John Denton's Knights Insider: Toby Jackson Looks Like Keeper

April 10, 2011

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By John Denton

ORLANDO, Fla. (UCFAthletics.com) - UCF defensive end Toby Jackson shed his blocker with ease, snuffed out the play perfectly and came down for a hit that resonated throughout Bright House Networks Stadium on Saturday afternoon.

But that's where the play took a different twist and once again showed Jackson that things are a little different at the Division I level as opposed to Navarro Junior College in Texas.

Ronnie Weaver, the tailback that Jackson slammed into on the play, bounced off and kept on running for a minimal game. Jackson was lauded by UCF's coaches for making the right read and a big hit, but he was yelled at for not wrapping up and properly finishing off the play.

As Jackson has said, adjusting to football at this level is a process.

``In JUCO I could just use my raw ability and beat people, but up here if you don't have technique then your raw ability is nothing,'' Jackson said. ``It's hard getting that technique sometimes and I've really been working on getting that down this spring.''

Jackson, a 6-foot-5, 259-pound defensive end, has shown flashes this spring of why he was one of the most coveted defensive ends coming out of junior college. With his quickness off the ball, power at the point of attack and speed off the edge, Jackson's talent already has UCF's coaches salivating at his prospects for the fall. Jackson missed some practice time with a badly sprained ankle, but he's back on the field now showing his new teammates and coaches what he can do.

``He has all of the skills that you are looking for with a guy like him,'' UCF coach George O'Leary said recently. ``Now, it's just about him learning the defense, being physical and getting out there on the field.''

UCF wrapped up its 11th of 15 practices on Saturday, scrimmaging for almost 90 minutes inside Bright House Networks Stadium. The Knights will practice Tuesday and Thursday and hold a walk-through session on Friday leading up to Saturday's Black and Gold Spring Game. The intrasquad scrimmage begins at 2 p.m.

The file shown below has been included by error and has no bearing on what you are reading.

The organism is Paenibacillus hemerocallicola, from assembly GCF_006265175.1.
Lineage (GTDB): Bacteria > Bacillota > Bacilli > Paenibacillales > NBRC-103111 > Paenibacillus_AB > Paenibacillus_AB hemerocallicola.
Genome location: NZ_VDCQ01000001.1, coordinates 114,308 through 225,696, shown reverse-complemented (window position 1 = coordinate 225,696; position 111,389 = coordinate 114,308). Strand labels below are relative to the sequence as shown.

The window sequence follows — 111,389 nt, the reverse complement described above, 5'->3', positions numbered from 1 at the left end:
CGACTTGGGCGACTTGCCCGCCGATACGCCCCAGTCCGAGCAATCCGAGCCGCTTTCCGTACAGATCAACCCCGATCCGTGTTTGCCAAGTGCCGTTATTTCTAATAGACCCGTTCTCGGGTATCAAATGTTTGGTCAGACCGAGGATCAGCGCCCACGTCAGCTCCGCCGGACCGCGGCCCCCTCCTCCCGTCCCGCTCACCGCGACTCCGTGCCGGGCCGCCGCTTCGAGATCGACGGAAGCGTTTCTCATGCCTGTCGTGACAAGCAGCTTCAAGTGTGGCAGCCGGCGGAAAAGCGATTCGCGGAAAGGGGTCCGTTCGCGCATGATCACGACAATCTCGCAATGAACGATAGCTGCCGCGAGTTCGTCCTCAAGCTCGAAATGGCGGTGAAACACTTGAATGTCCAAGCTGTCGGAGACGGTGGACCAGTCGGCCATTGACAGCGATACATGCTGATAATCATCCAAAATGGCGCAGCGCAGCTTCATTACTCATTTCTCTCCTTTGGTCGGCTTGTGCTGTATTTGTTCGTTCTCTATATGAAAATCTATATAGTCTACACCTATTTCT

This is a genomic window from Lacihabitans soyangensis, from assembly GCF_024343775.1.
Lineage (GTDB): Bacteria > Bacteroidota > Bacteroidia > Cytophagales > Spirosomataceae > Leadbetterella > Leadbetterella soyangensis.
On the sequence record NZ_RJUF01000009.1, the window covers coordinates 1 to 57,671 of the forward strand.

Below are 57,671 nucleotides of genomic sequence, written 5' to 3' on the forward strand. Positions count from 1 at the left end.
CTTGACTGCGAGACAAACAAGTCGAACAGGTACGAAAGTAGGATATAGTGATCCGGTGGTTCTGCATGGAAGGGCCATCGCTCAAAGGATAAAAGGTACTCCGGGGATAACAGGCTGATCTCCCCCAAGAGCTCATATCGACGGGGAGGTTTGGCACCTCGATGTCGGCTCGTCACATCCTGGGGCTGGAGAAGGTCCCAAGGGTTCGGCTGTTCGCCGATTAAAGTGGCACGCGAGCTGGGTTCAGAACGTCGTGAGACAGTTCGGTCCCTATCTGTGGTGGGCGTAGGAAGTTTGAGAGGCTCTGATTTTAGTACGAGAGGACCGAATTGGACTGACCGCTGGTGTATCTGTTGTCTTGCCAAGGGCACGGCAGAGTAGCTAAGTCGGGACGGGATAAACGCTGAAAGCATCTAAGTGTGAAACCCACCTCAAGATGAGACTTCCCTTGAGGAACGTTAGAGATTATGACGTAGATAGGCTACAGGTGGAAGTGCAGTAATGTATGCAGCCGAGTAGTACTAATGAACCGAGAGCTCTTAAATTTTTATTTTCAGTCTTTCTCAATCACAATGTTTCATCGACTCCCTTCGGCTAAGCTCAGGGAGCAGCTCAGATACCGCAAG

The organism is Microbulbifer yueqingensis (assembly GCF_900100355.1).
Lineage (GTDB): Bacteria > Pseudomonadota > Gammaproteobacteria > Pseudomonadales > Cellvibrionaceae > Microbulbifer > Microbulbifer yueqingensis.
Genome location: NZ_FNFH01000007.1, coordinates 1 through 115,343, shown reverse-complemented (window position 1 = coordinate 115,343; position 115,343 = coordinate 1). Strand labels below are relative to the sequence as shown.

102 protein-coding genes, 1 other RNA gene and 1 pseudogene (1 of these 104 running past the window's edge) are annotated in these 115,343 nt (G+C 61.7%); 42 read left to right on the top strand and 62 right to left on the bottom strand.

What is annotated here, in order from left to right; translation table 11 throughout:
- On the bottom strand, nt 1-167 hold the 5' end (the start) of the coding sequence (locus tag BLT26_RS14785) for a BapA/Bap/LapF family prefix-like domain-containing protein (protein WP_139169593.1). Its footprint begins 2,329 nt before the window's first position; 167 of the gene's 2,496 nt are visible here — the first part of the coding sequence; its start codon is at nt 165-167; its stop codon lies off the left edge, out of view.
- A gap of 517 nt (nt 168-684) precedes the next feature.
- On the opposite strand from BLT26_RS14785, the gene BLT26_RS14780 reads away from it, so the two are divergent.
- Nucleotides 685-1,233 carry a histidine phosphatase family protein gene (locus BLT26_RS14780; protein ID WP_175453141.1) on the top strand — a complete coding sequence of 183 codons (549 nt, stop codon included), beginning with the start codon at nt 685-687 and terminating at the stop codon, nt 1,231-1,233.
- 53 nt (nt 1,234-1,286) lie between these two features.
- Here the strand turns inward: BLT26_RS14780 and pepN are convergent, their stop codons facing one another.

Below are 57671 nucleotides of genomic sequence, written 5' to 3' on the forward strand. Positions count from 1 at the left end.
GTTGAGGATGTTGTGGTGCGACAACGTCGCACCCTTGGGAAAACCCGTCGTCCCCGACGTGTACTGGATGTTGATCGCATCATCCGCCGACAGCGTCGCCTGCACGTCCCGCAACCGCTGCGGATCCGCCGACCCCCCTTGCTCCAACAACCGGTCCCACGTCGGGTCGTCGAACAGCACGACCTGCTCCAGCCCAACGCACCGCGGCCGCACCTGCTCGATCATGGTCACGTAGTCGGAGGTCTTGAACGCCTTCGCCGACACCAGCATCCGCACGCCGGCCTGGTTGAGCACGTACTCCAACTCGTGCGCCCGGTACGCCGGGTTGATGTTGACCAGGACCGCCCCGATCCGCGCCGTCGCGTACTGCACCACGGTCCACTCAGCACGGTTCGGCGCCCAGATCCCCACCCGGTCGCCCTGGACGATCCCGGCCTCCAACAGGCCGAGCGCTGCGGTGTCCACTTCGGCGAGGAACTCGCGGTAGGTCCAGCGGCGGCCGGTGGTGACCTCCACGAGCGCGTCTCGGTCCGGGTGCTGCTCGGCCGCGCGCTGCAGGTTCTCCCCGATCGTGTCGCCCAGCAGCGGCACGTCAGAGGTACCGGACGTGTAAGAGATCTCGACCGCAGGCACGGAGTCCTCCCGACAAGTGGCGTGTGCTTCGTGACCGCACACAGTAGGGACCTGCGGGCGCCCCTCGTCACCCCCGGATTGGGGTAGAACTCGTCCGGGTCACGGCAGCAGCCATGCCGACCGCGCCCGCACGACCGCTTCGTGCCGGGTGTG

Jackson, a native of Griffin, Ga., comes to UCF with some big shoes to fill following the loss of defensive end Bruce Miller, the all-time sacks leader in school history. But Jackson comes with a good pedigree of his own after being named the Most Valuable Player of the JUCO National Championship Game, a three-sack performance witnessed by UCF Defensive Coordinator John Skladany.

Jackson also originally committed to the University of Georgia out of high school, but ended up in junior college after not qualifying academically. He was heavily pursued by several schools, but ultimately chose UCF because of the Knights' attacking defensive scheme. He feels that because of his speed off the edge that he can have success similar to what defensive ends Miller (8.5 sacks), Darius Nall (8.5 sacks) and Troy Davis (5.5 sacks) did last season.

``I don't think of there being pressure on me. I know that I was a big-time prospect or whatever, but that really doesn't mean anything to me,'' Jackson said. ``I just want to come in here and do my job and help UCF win another championship.

``It's such a great system for defensive ends here,'' Jackson continued. ``Coach (Jim) Panagos is a great coach, one the best teachers that I've ever had. He's so intense and passionate and focuses on the little things. I think since I've been here I've already become a much better player.''

As Jackson was reminded on Saturday by Weaver's hard-running style, players are bigger, strong and faster at this level of football. He said adjusting to the pace of UCF's practices has also been an adjustment. And facing offensive linemen who seemingly all bench press at least 500 pounds has also been something new to get used to.

``It's a faster game. Guys aren't that much bigger, but they are a lot stronger. I played against some really big guys in JUCO, but they weren't nearly as quick and strong as the guys here at UCF,'' Jackson said. ``It's much faster and the tempo is so upbeat here. Everything moves fast and there's really no downtime (in practice) unless you're on water break. I'm not going to say that it's been hard, but it's certainly not easy.''

Jackson, whose brother, Kentorius Jackson, will join him on the UCF football team in the fall as a defensive back, thinks that UCF's defense can once again be the best in Conference USA if not in the nation. He said he doesn't have a number of sacks set yet as a goal for next season, but he's certain he will make a big impact on the Knights.

``I just want to get out there and play hard and if I do that the sacks will come,'' Jackson said. ``I don't have a number or goal in mind yet, but I'm just focused on learning the defense and getting myself right. If I do that the success is going to come for me.''


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John Denton's Knights Insider appears on UCFAthletics.com several times a week. E-mail John at jdenton@athletics.ucf.edu.